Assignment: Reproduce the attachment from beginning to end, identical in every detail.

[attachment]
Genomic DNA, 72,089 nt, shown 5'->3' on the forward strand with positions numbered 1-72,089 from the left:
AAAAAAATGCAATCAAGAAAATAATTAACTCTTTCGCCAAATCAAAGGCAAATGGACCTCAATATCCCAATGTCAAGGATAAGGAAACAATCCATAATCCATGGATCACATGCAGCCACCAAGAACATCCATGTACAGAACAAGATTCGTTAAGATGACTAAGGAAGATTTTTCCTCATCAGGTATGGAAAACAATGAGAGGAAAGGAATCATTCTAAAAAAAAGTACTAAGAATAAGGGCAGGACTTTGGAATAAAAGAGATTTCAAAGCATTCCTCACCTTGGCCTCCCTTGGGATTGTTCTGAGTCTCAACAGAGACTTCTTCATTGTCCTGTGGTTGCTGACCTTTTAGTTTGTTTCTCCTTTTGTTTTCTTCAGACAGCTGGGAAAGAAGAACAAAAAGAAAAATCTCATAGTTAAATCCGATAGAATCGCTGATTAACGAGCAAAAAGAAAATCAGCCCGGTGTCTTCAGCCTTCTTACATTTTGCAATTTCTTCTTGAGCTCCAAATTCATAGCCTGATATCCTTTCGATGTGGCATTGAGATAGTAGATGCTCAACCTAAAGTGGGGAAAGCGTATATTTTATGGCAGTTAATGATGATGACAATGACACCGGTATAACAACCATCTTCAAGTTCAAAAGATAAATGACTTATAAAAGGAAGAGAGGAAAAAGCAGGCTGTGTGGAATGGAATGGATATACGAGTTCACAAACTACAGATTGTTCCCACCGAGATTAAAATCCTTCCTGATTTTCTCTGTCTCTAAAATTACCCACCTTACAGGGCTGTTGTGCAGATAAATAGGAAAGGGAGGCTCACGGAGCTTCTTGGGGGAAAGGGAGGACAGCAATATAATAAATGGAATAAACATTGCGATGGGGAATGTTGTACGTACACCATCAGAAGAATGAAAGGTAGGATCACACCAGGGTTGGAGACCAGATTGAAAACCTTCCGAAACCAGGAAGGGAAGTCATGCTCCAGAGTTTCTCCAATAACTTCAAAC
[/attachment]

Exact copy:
Genomic DNA, 72,089 nt, shown 5'->3' on the forward strand with positions numbered 1-72,089 from the left:
AAAAAAATGCAATCAAGAAAATAATTAACTCTTTCGCCAAATCAAAGGCAAATGGACCTCAATATCCCAATGTCAAGGATAAGGAAACAATCCATAATCCATGGATCACATGCAGCCACCAAGAACATCCATGTACAGAACAAGATTCGTTAAGATGACTAAGGAAGATTTTTCCTCATCAGGTATGGAAAACAATGAGAGGAAAGGAATCATTCTAAAAAAAAGTACTAAGAATAAGGGCAGGACTTTGGAATAAAAGAGATTTCAAAGCATTCCTCACCTTGGCCTCCCTTGGGATTGTTCTGAGTCTCAACAGAGACTTCTTCATTGTCCTGTGGTTGCTGACCTTTTAGTTTGTTTCTCCTTTTGTTTTCTTCAGACAGCTGGGAAAGAAGAACAAAAAGAAAAATCTCATAGTTAAATCCGATAGAATCGCTGATTAACGAGCAAAAAGAAAATCAGCCCGGTGTCTTCAGCCTTCTTACATTTTGCAATTTCTTCTTGAGCTCCAAATTCATAGCCTGATATCCTTTCGATGTGGCATTGAGATAGTAGATGCTCAACCTAAAGTGGGGAAAGCGTATATTTTATGGCAGTTAATGATGATGACAATGACACCGGTATAACAACCATCTTCAAGTTCAAAAGATAAATGACTTATAAAAGGAAGAGAGGAAAAAGCAGGCTGTGTGGAATGGAATGGATATACGAGTTCACAAACTACAGATTGTTCCCACCGAGATTAAAATCCTTCCTGATTTTCTCTGTCTCTAAAATTACCCACCTTACAGGGCTGTTGTGCAGATAAATAGGAAAGGGAGGCTCACGGAGCTTCTTGGGGGAAAGGGAGGACAGCAATATAATAAATGGAATAAACATTGCGATGGGGAATGTTGTACGTACACCATCAGAAGAATGAAAGGTAGGATCACACCAGGGTTGGAGACCAGATTGAAAACCTTCCGAAACCAGGAAGGGAAGTCATGCTCCAGAGTTTCTCCAATAACTTCAAAC